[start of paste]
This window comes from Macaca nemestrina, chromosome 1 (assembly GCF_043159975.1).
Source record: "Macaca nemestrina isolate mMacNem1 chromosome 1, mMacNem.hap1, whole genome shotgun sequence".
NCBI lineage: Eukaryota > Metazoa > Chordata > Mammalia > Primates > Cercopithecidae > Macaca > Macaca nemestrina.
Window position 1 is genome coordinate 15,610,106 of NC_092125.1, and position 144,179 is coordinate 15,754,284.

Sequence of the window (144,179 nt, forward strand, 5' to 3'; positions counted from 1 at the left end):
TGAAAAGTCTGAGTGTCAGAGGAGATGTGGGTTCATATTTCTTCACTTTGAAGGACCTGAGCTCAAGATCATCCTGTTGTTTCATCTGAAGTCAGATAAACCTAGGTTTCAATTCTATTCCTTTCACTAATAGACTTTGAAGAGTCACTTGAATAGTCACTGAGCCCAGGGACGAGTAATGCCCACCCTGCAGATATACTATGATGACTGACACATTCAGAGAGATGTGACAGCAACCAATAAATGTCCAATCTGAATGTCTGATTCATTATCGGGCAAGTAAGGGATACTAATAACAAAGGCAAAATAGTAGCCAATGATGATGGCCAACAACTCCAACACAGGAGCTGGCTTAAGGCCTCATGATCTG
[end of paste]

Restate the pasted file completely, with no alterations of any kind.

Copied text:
This window comes from Macaca nemestrina, chromosome 1 (assembly GCF_043159975.1).
Source record: "Macaca nemestrina isolate mMacNem1 chromosome 1, mMacNem.hap1, whole genome shotgun sequence".
NCBI lineage: Eukaryota > Metazoa > Chordata > Mammalia > Primates > Cercopithecidae > Macaca > Macaca nemestrina.
Window position 1 is genome coordinate 15,610,106 of NC_092125.1, and position 144,179 is coordinate 15,754,284.

Sequence of the window (144,179 nt, forward strand, 5' to 3'; positions counted from 1 at the left end):
TGAAAAGTCTGAGTGTCAGAGGAGATGTGGGTTCATATTTCTTCACTTTGAAGGACCTGAGCTCAAGATCATCCTGTTGTTTCATCTGAAGTCAGATAAACCTAGGTTTCAATTCTATTCCTTTCACTAATAGACTTTGAAGAGTCACTTGAATAGTCACTGAGCCCAGGGACGAGTAATGCCCACCCTGCAGATATACTATGATGACTGACACATTCAGAGAGATGTGACAGCAACCAATAAATGTCCAATCTGAATGTCTGATTCATTATCGGGCAAGTAAGGGATACTAATAACAAAGGCAAAATAGTAGCCAATGATGATGGCCAACAACTCCAACACAGGAGCTGGCTTAAGGCCTCATGATCTG